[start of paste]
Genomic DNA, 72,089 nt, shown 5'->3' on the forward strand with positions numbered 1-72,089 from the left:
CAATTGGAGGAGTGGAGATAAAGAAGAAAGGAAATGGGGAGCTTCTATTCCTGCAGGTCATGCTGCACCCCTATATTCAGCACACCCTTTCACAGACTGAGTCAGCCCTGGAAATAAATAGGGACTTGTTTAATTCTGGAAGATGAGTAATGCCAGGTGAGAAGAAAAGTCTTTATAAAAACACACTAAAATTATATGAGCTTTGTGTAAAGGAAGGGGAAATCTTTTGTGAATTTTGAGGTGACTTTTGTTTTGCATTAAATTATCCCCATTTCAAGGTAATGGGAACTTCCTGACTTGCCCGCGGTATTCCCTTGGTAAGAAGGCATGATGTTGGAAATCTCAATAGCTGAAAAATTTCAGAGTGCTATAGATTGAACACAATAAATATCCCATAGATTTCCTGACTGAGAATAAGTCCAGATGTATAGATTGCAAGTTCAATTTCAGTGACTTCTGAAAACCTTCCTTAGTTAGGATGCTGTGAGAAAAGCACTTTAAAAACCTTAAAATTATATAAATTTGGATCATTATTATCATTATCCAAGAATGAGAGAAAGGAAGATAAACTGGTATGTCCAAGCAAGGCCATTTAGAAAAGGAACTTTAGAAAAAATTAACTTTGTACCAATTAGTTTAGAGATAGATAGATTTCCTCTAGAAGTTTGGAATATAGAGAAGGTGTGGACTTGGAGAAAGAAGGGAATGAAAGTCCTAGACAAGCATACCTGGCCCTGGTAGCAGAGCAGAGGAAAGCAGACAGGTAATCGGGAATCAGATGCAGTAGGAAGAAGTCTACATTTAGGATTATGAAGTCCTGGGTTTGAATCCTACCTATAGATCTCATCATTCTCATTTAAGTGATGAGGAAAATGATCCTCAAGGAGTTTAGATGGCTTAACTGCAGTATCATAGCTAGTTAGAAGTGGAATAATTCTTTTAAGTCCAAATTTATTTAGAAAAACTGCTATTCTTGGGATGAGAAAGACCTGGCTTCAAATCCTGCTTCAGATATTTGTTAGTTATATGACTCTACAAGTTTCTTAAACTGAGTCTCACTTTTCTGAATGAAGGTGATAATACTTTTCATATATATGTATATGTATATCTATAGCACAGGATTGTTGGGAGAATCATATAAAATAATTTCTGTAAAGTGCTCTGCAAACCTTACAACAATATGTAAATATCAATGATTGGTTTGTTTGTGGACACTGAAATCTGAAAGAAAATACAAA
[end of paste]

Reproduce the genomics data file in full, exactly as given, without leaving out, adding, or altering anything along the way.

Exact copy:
Genomic DNA, 72,089 nt, shown 5'->3' on the forward strand with positions numbered 1-72,089 from the left:
CAATTGGAGGAGTGGAGATAAAGAAGAAAGGAAATGGGGAGCTTCTATTCCTGCAGGTCATGCTGCACCCCTATATTCAGCACACCCTTTCACAGACTGAGTCAGCCCTGGAAATAAATAGGGACTTGTTTAATTCTGGAAGATGAGTAATGCCAGGTGAGAAGAAAAGTCTTTATAAAAACACACTAAAATTATATGAGCTTTGTGTAAAGGAAGGGGAAATCTTTTGTGAATTTTGAGGTGACTTTTGTTTTGCATTAAATTATCCCCATTTCAAGGTAATGGGAACTTCCTGACTTGCCCGCGGTATTCCCTTGGTAAGAAGGCATGATGTTGGAAATCTCAATAGCTGAAAAATTTCAGAGTGCTATAGATTGAACACAATAAATATCCCATAGATTTCCTGACTGAGAATAAGTCCAGATGTATAGATTGCAAGTTCAATTTCAGTGACTTCTGAAAACCTTCCTTAGTTAGGATGCTGTGAGAAAAGCACTTTAAAAACCTTAAAATTATATAAATTTGGATCATTATTATCATTATCCAAGAATGAGAGAAAGGAAGATAAACTGGTATGTCCAAGCAAGGCCATTTAGAAAAGGAACTTTAGAAAAAATTAACTTTGTACCAATTAGTTTAGAGATAGATAGATTTCCTCTAGAAGTTTGGAATATAGAGAAGGTGTGGACTTGGAGAAAGAAGGGAATGAAAGTCCTAGACAAGCATACCTGGCCCTGGTAGCAGAGCAGAGGAAAGCAGACAGGTAATCGGGAATCAGATGCAGTAGGAAGAAGTCTACATTTAGGATTATGAAGTCCTGGGTTTGAATCCTACCTATAGATCTCATCATTCTCATTTAAGTGATGAGGAAAATGATCCTCAAGGAGTTTAGATGGCTTAACTGCAGTATCATAGCTAGTTAGAAGTGGAATAATTCTTTTAAGTCCAAATTTATTTAGAAAAACTGCTATTCTTGGGATGAGAAAGACCTGGCTTCAAATCCTGCTTCAGATATTTGTTAGTTATATGACTCTACAAGTTTCTTAAACTGAGTCTCACTTTTCTGAATGAAGGTGATAATACTTTTCATATATATGTATATGTATATCTATAGCACAGGATTGTTGGGAGAATCATATAAAATAATTTCTGTAAAGTGCTCTGCAAACCTTACAACAATATGTAAATATCAATGATTGGTTTGTTTGTGGACACTGAAATCTGAAAGAAAATACAAA